How do categories help the hapless undergraduate confronted with too many mathematical objects and not enough time to learn about them all? Any class of structures you can define in universal algebra may be distinct from all others, but the categories these objects inhabit are very similar in ways that can be expressed precisely through categorical language.
With sufficient experience, mathematicians can know what to expect when they encounter a new type of algebraic structure. This idea is reflected in modern textbooks on the subject that develop the theories of groups, rings and vector spaces in series, essentially because the theories are parallel. There are other, looser analogies among these categories and the ones students encounter in topology or analysis courses, and these similarities enable them to absorb the new material more quickly. Such patterns allow students to spend more time exploring the special topics that distinguish individual mathematical subdisciplines—although research advances in mathematics are often inspired by new and surprising analogies between previously unconnected areas.
The cascading levels of abstraction, from concrete mathematical structures to axiomatic systems and then beyond to the general objects that belong to categories, present a new challenge: it is no longer very clear what it means to say that one thing is “the same” as another thing. Consider, for instance, a group, which in math is an abstract collection of symmetries whose elements Amie Wilkinson of the University of Chicago likes to describe as “moves” that flip or rotate an object before settling it into something like the original position.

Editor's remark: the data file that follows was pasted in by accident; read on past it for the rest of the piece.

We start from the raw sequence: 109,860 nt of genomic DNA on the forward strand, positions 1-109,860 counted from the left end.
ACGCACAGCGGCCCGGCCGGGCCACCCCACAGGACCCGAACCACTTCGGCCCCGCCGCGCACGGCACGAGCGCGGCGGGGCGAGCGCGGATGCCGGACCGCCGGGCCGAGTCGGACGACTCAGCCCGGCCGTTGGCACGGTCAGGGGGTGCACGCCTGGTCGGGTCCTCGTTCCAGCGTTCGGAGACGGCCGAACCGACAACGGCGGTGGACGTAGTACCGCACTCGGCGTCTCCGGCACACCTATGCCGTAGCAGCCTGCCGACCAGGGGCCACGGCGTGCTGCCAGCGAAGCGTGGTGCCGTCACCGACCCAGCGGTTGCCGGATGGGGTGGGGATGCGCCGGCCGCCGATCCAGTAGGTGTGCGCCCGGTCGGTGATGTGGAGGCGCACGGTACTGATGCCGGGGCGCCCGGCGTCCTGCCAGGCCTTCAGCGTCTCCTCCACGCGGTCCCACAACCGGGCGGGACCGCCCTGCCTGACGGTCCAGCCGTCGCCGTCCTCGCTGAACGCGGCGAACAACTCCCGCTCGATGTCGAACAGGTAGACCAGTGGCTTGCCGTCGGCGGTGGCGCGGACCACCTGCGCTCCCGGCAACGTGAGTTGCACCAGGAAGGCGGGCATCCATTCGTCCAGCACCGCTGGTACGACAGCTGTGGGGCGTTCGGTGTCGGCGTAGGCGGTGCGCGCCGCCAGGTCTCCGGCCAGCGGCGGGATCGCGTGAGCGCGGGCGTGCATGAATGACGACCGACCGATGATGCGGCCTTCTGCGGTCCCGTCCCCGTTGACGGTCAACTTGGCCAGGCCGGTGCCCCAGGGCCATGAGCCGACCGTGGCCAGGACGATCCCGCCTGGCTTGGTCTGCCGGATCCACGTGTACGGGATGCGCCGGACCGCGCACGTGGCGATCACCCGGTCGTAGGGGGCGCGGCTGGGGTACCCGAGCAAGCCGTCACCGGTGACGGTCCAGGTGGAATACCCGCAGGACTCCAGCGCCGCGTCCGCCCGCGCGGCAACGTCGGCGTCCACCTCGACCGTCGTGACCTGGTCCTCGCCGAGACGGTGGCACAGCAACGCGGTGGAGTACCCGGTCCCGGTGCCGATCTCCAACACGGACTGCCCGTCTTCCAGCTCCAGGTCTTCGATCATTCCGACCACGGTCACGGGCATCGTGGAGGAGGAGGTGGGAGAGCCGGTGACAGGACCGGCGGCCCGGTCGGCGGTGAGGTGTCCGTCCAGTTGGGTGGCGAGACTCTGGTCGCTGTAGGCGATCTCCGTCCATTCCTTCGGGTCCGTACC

For example, we might explore the symmetries of a T-shirt. One symmetry can be thought of as the “identity move,” where a person simply wears the T-shirt as it is usually worn. Another symmetry corresponds to a move where the wearer takes their arms out of the arm holes and, with the T-shirt still around their neck, rotates the shirt 180 degrees to put their arms in the opposite holes: the T-shirt remains right-side out but is now being worn backward. Another symmetry corresponds to a move where the T-shirt is removed entirely, flipped inside out and put back on in such a way that each arm goes through the hole it was originally in. The T-shirt is now inside out and backward. A final symmetry combines these two moves: atypically for groups, these moves can be performed in any order without changing the end result. Each of these four moves counts as a “symmetry” because they result in the shirt being worn in essentially the same way as when you started.